Nightmares On Wax Shape the Future
Published Jan 23, 2018When thinking of veteran artists on Warp Records, you probably recall IDM legends like Autechre, Plaid or Aphex Twin, but the smoked-out beats of Nightmares on Wax have been there since the very beginning, in 1989. Back then, it was all sample-heavy stoner jams, while now — well, you're still reaching for the bong, but the whole affair sounds a lot more like a full band than a man and his MPC.
This isn't much of a surprise, though, as NoW have been progressively sounding more live and polished for a few years now. Feelin' Good, in 2013, saw a move towards more collaborations, both vocal and instrumental, a tactic that's even further embraced on Shape the Future.
The album opens with some soothing musings on togetherness and the interconnection of all things from Kuauhtli Vasquez, Spiritual Chief of the Teokalli Quetzalcoatl Native American Church. It's a positive start to an undeniably positive album. Later on, NoW employs a subtle jazzy backdrop and the soulful vocals of Jordan Rakei to keep the good vibes rolling. Even as the album tumbles into hip-hop with "Citizen Kane (Rap Version)," featuring Mozez and Winnipeg rapper Allan Kingdom, it's still as cheerful as can be. "Tenor Fly" marks the only sombre note on the record: it's named after a British MC who passed away in 2016, so the eerie keys and scattered percussion are par for the course.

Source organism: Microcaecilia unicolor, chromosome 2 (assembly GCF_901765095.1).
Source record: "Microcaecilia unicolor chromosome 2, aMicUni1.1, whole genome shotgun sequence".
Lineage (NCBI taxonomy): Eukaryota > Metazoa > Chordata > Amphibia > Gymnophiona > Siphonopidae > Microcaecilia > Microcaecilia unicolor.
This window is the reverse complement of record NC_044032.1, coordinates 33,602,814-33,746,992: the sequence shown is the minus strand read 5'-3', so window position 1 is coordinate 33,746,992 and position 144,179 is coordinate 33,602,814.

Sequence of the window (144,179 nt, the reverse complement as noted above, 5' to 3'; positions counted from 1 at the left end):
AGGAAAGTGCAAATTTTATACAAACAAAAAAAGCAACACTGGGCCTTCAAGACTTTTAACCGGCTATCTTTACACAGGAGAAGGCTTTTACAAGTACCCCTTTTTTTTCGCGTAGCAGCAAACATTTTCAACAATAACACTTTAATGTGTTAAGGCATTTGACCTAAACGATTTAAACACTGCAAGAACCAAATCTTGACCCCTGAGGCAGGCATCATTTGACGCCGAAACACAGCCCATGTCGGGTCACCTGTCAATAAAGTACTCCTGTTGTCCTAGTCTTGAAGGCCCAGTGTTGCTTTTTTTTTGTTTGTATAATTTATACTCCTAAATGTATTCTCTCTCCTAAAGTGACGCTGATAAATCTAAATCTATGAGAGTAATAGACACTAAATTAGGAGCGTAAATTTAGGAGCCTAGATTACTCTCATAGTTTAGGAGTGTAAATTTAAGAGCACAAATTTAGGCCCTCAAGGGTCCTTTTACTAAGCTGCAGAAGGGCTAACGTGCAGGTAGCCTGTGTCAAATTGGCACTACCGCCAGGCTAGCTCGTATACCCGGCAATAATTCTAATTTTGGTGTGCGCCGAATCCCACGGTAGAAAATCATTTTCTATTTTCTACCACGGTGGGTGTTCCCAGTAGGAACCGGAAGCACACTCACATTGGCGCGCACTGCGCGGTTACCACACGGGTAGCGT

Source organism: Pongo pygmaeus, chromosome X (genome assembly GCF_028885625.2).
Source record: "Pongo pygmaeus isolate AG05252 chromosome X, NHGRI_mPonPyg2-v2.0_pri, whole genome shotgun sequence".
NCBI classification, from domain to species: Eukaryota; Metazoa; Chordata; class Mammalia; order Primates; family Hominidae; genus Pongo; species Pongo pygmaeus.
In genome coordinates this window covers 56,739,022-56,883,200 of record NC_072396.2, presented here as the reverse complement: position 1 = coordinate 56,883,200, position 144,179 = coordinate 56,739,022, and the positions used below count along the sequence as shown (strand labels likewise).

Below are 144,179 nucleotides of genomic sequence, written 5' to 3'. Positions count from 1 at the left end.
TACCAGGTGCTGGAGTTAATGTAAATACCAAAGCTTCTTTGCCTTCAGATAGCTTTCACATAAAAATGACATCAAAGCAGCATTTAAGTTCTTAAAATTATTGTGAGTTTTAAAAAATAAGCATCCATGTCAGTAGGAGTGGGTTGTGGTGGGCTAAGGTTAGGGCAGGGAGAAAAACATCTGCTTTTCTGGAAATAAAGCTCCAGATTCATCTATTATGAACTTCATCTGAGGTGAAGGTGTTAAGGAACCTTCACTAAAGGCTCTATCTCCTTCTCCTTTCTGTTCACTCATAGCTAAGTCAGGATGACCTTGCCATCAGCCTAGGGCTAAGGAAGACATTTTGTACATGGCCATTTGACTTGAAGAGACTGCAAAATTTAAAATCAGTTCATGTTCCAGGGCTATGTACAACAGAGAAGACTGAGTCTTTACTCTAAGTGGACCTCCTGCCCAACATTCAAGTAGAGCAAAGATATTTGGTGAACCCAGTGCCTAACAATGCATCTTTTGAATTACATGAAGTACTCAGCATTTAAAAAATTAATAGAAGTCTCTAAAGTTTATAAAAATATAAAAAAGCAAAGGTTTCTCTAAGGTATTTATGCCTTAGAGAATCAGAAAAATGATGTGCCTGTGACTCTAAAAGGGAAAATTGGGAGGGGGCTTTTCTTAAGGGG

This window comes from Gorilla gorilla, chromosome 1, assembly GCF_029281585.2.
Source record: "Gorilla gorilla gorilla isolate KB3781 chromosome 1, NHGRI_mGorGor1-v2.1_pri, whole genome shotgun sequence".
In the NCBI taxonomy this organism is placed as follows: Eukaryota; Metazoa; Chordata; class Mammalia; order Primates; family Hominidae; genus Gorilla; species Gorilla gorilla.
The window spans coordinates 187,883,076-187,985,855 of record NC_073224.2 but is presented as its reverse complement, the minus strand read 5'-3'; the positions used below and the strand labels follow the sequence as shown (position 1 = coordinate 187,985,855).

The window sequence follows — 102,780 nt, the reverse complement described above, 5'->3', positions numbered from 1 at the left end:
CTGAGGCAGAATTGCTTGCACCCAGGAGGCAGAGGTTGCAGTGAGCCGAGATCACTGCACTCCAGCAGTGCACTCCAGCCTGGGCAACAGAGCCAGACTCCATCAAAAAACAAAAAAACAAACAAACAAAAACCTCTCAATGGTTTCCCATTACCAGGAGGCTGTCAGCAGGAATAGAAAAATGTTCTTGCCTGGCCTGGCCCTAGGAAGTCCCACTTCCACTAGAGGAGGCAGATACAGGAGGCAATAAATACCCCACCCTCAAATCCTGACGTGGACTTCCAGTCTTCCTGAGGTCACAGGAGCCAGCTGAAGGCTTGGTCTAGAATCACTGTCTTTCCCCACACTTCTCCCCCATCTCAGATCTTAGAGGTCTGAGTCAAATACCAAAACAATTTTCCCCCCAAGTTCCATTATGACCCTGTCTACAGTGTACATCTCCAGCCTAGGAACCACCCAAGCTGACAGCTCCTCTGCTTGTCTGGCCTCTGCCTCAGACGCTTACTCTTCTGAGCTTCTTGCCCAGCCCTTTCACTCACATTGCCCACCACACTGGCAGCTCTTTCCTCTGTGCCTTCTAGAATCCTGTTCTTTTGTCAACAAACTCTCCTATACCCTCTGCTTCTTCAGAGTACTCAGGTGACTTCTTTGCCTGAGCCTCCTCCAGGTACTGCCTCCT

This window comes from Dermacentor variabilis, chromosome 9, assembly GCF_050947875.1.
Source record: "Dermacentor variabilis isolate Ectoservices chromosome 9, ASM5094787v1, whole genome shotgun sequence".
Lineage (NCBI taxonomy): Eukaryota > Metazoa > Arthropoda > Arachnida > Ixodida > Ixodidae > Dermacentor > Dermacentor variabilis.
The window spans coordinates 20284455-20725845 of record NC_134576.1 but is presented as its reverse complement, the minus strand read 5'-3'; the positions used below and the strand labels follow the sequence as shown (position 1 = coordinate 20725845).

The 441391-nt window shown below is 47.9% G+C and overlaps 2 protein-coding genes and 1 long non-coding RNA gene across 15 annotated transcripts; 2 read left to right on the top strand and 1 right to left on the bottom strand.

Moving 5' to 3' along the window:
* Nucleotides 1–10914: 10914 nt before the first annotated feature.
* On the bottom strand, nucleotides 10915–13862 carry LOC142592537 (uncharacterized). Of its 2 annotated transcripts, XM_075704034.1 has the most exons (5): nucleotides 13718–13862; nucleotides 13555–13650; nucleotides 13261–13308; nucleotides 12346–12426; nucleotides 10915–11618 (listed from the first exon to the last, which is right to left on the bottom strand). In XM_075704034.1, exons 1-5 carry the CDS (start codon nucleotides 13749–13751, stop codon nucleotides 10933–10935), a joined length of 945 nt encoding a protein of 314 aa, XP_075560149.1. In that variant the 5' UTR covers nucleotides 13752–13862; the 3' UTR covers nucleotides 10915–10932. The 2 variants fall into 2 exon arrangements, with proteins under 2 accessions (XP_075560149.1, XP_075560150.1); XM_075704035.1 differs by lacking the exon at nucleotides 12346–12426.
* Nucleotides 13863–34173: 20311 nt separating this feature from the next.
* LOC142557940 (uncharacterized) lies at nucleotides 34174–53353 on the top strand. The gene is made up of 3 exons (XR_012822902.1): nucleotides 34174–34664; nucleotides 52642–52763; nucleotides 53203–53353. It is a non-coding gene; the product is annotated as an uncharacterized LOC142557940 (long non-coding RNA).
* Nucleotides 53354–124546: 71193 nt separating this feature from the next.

Apart from that though, it's a regular day at the beach. Instrumental tracks "On It Maestro," "The Other Ship" and "Gotta Smile" all have that smooth fusion of reggae, jazz, trip-hop, and world music that NoW are known for. Granted, they've jettisoned a lot of the subsonic grittiness found on classics like In A Space Outta Sound, but that's made up for in the form of slick orchestration. What was once something to blast on your bedroom speakers is now crying out for a live performance with a nine-piece band, which, if nothing else, shows a maturity in sound. (Warp)